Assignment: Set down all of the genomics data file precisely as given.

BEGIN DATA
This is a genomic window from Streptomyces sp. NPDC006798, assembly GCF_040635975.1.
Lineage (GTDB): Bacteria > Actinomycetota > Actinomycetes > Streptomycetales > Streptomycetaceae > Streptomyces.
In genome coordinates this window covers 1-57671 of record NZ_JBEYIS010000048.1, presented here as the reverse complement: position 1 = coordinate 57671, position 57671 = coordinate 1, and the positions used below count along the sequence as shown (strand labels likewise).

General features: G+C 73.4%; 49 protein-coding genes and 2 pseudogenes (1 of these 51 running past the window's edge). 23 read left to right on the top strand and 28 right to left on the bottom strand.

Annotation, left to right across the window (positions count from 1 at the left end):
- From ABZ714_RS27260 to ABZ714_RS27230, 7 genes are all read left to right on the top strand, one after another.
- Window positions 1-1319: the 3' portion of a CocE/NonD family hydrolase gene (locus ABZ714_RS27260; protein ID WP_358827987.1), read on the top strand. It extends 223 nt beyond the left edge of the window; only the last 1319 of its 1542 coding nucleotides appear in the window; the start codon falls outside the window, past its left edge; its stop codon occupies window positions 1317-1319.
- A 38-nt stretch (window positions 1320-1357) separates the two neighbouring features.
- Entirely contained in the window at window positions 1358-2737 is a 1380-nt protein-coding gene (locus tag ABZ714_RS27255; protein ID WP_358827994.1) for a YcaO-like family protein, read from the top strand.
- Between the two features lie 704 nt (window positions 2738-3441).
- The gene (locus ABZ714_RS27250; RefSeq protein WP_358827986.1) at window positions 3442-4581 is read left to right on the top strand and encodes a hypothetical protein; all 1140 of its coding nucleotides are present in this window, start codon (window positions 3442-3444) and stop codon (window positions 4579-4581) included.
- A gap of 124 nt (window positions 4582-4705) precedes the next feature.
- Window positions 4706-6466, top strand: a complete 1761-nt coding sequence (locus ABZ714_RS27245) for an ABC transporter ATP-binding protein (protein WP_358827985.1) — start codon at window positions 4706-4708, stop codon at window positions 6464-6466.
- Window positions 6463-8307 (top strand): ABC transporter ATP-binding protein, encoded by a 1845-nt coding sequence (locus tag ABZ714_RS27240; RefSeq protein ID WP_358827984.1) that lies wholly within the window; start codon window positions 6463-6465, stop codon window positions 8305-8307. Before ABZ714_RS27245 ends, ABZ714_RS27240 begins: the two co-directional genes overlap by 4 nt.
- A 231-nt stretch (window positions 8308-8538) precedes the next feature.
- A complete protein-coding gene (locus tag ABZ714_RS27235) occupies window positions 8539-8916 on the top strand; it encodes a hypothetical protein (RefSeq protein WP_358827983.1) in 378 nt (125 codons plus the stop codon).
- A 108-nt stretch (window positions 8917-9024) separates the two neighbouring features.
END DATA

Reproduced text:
This is a genomic window from Streptomyces sp. NPDC006798, assembly GCF_040635975.1.
Lineage (GTDB): Bacteria > Actinomycetota > Actinomycetes > Streptomycetales > Streptomycetaceae > Streptomyces.
In genome coordinates this window covers 1-57671 of record NZ_JBEYIS010000048.1, presented here as the reverse complement: position 1 = coordinate 57671, position 57671 = coordinate 1, and the positions used below count along the sequence as shown (strand labels likewise).

General features: G+C 73.4%; 49 protein-coding genes and 2 pseudogenes (1 of these 51 running past the window's edge). 23 read left to right on the top strand and 28 right to left on the bottom strand.

Annotation, left to right across the window (positions count from 1 at the left end):
- From ABZ714_RS27260 to ABZ714_RS27230, 7 genes are all read left to right on the top strand, one after another.
- Window positions 1-1319: the 3' portion of a CocE/NonD family hydrolase gene (locus ABZ714_RS27260; protein ID WP_358827987.1), read on the top strand. It extends 223 nt beyond the left edge of the window; only the last 1319 of its 1542 coding nucleotides appear in the window; the start codon falls outside the window, past its left edge; its stop codon occupies window positions 1317-1319.
- A 38-nt stretch (window positions 1320-1357) separates the two neighbouring features.
- Entirely contained in the window at window positions 1358-2737 is a 1380-nt protein-coding gene (locus tag ABZ714_RS27255; protein ID WP_358827994.1) for a YcaO-like family protein, read from the top strand.
- Between the two features lie 704 nt (window positions 2738-3441).
- The gene (locus ABZ714_RS27250; RefSeq protein WP_358827986.1) at window positions 3442-4581 is read left to right on the top strand and encodes a hypothetical protein; all 1140 of its coding nucleotides are present in this window, start codon (window positions 3442-3444) and stop codon (window positions 4579-4581) included.
- A gap of 124 nt (window positions 4582-4705) precedes the next feature.
- Window positions 4706-6466, top strand: a complete 1761-nt coding sequence (locus ABZ714_RS27245) for an ABC transporter ATP-binding protein (protein WP_358827985.1) — start codon at window positions 4706-4708, stop codon at window positions 6464-6466.
- Window positions 6463-8307 (top strand): ABC transporter ATP-binding protein, encoded by a 1845-nt coding sequence (locus tag ABZ714_RS27240; RefSeq protein ID WP_358827984.1) that lies wholly within the window; start codon window positions 6463-6465, stop codon window positions 8305-8307. Before ABZ714_RS27245 ends, ABZ714_RS27240 begins: the two co-directional genes overlap by 4 nt.
- A 231-nt stretch (window positions 8308-8538) precedes the next feature.
- A complete protein-coding gene (locus tag ABZ714_RS27235) occupies window positions 8539-8916 on the top strand; it encodes a hypothetical protein (RefSeq protein WP_358827983.1) in 378 nt (125 codons plus the stop codon).
- A 108-nt stretch (window positions 8917-9024) separates the two neighbouring features.